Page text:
Arizona reports 859 new coronavirus cases, 21 more deaths – KTAR.com

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This is a regularly updated story with the latest information, news and updates about the coronavirus and its impact in Arizona and beyond for Tuesday, Aug. 25.

PHOENIX – Arizona health authorities reported 859 new coronavirus cases and 21 more deaths on Tuesday morning.

That put the state’s documented totals at 199,273 COVID-19 infections and 4,792 fatalities, according to the Arizona Department of Health Services.

Multiple key metrics about the severity of Arizona’s pandemic are at or near the lowest they’ve been in a month or more. Coronavirus-related hospitalizations are down to levels not seen since May.

The rolling seven-day average for newly reported cases declined Monday to 629.86, the lowest seen since June 1, according to tracking by The Associated Press.

The seven-day average of newly reported deaths was at 37.86 for the second consecutive day, the second-lowest mark since July 8.

The seven-day average for new cases peaked July 6 at 3,844, and the stat for deaths reached a high of 94 on July 30.

The spread of coronavirus in Arizona has been slowing in the month-plus since the implementation of face mask requirements by local governments in many areas — including all of Maricopa County — and statewide executive orders to close businesses such as bars and gyms and to restrict restaurant occupancy.

Those moves were made after the state became a global hot spot for the coronavirus, which has no impact on some people and is seriously debilitating or fatal for others. Infected people without symptoms – which include but are not limited to cough, fever and difficulty breathing — are capable of spreading the virus.

Arizona’s weekly positive rate for COVID-19 diagnostic tests, which shows how much the virus is spreading, has declined for seven consecutive weeks.

For the 50,013 samples taken last week that have been processed and recorded, the positive rate is 5%, the lowest since the week starting May 10.

Weekly rates are based on when the samples are taken, not when they are reported, so the percentage for recent weeks can fluctuate as labs get caught up on testing and the results are documented by the state.

The Arizona health department’s daily reports present case, death and testing data after the state receives statistics and confirms them, which can lag by several days or more. They don’t represent the actual activity over the past 24 hours.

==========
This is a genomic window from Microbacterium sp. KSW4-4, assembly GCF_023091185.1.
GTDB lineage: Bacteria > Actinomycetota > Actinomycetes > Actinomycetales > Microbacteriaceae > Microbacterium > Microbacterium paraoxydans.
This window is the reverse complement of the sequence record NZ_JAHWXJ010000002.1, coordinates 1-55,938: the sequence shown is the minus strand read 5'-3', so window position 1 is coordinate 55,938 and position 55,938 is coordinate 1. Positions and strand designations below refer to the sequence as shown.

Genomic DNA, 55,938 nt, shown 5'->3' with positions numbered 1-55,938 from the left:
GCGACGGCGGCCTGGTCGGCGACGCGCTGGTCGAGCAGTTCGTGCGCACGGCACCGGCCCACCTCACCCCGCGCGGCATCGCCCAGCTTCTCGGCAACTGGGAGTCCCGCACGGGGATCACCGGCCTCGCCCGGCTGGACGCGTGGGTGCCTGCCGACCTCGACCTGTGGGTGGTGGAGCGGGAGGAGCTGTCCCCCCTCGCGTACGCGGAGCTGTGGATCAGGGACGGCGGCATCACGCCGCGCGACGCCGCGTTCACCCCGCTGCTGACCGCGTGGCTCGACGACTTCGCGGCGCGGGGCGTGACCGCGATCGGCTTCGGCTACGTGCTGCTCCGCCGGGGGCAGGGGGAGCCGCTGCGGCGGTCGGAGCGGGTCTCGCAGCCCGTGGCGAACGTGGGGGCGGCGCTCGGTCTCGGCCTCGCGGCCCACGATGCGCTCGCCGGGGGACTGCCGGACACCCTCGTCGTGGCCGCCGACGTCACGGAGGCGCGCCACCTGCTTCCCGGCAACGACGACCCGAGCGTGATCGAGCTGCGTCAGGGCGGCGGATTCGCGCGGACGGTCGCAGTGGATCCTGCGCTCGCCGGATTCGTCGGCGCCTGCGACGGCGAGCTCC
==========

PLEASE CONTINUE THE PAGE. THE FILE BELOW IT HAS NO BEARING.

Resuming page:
The hospital data posted each morning, however, is reported the previous evening by the hospitals and shows coronavirus-related hospitalizations at their lowest points since early June.

The number of Arizona’s confirmed or suspected COVID-19 inpatients jumped by 91 overnight to 999 on Monday. It was the first day-to-day-increase since Aug. 3, but just the third time under 1,000 since May 31.

The number of COVID-19 patients in ICU beds fell to 319, the fewest since May 22.

COVID-19 inpatients peaked at 3,517 on July 13, and COVID-19 patients in ICU beds topped out at 970 the same day.

Overall, inpatient beds were 80% full on Monday, 1 point lower than the previous day. The inpatient occupancy rate peaked at 88% on July 9-10.

The ICU occupancy rate was 74%, 1 point lower than the previous day. It topped out at 91% on July 7.

Hospital bed data on the health department website does not include surge beds that have not been activated but can potentially increase capacity.


Below are Tuesday’s latest developments about the coronavirus pandemic from around the state, country and world:

  • Health experts worry the coronavirus pandemic could take a toll on kids’ mental health, but a shortage of child psychiatrists in the metro Phoenix is delaying treatment opportunities.
  • There were more than 23.6 million coronavirus cases and 814,000 deaths reported globally as of Tuesday morning, according to Johns Hopkins University. For the U.S., there were more than 5.7 million cases and 177,000 deaths.

For all articles, information and updates on the coronavirus from KTAR News, visit ktar.com/coronavirus.